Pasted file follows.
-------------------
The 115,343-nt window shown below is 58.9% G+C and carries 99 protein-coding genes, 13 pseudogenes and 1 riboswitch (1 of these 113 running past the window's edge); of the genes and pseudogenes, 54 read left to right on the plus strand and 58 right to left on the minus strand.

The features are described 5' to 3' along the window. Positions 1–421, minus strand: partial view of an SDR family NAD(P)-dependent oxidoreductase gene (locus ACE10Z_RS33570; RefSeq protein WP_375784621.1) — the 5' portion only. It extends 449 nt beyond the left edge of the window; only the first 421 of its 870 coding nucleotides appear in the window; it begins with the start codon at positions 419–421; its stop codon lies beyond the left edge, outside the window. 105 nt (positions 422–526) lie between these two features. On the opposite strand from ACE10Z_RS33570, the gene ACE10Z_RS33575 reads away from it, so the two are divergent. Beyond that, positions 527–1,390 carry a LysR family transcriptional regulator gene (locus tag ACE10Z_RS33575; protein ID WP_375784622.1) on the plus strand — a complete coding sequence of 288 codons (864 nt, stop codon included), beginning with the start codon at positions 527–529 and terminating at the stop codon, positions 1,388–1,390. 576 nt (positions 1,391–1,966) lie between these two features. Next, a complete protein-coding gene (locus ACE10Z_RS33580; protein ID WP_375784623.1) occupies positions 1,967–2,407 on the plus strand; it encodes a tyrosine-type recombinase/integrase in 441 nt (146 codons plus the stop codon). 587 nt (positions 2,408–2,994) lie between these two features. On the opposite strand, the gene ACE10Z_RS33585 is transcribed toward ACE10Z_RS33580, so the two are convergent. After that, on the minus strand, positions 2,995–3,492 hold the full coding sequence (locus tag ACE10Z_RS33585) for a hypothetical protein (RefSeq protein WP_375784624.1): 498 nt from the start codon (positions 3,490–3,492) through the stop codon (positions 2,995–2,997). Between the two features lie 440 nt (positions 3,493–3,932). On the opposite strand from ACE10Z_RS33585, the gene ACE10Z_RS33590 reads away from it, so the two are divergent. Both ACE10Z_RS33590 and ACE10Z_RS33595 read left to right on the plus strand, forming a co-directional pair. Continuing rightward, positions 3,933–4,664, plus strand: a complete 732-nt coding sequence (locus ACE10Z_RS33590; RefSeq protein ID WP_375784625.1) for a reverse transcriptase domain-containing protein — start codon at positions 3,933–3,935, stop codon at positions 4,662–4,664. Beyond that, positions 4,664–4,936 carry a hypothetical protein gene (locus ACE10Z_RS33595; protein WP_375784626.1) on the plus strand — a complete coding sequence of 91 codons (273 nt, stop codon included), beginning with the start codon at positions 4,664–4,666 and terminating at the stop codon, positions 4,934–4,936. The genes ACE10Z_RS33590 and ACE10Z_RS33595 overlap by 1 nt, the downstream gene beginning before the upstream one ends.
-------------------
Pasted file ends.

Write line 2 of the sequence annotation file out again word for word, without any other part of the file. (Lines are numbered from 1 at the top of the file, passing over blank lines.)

The features are described 5' to 3' along the window. Positions 1–421, minus strand: partial view of an SDR family NAD(P)-dependent oxidoreductase gene (locus ACE10Z_RS33570; RefSeq protein WP_375784621.1) — the 5' portion only. It extends 449 nt beyond the left edge of the window; only the first 421 of its 870 coding nucleotides appear in the window; it begins with the start codon at positions 419–421; its stop codon lies beyond the left edge, outside the window. 105 nt (positions 422–526) lie between these two features. On the opposite strand from ACE10Z_RS33570, the gene ACE10Z_RS33575 reads away from it, so the two are divergent. Beyond that, positions 527–1,390 carry a LysR family transcriptional regulator gene (locus tag ACE10Z_RS33575; protein ID WP_375784622.1) on the plus strand — a complete coding sequence of 288 codons (864 nt, stop codon included), beginning with the start codon at positions 527–529 and terminating at the stop codon, positions 1,388–1,390. 576 nt (positions 1,391–1,966) lie between these two features. Next, a complete protein-coding gene (locus ACE10Z_RS33580; protein ID WP_375784623.1) occupies positions 1,967–2,407 on the plus strand; it encodes a tyrosine-type recombinase/integrase in 441 nt (146 codons plus the stop codon). 587 nt (positions 2,408–2,994) lie between these two features. On the opposite strand, the gene ACE10Z_RS33585 is transcribed toward ACE10Z_RS33580, so the two are convergent. After that, on the minus strand, positions 2,995–3,492 hold the full coding sequence (locus tag ACE10Z_RS33585) for a hypothetical protein (RefSeq protein WP_375784624.1): 498 nt from the start codon (positions 3,490–3,492) through the stop codon (positions 2,995–2,997). Between the two features lie 440 nt (positions 3,493–3,932). On the opposite strand from ACE10Z_RS33585, the gene ACE10Z_RS33590 reads away from it, so the two are divergent. Both ACE10Z_RS33590 and ACE10Z_RS33595 read left to right on the plus strand, forming a co-directional pair. Continuing rightward, positions 3,933–4,664, plus strand: a complete 732-nt coding sequence (locus ACE10Z_RS33590; RefSeq protein ID WP_375784625.1) for a reverse transcriptase domain-containing protein — start codon at positions 3,933–3,935, stop codon at positions 4,662–4,664. Beyond that, positions 4,664–4,936 carry a hypothetical protein gene (locus ACE10Z_RS33595; protein WP_375784626.1) on the plus strand — a complete coding sequence of 91 codons (273 nt, stop codon included), beginning with the start codon at positions 4,664–4,666 and terminating at the stop codon, positions 4,934–4,936. The genes ACE10Z_RS33590 and ACE10Z_RS33595 overlap by 1 nt, the downstream gene beginning before the upstream one ends.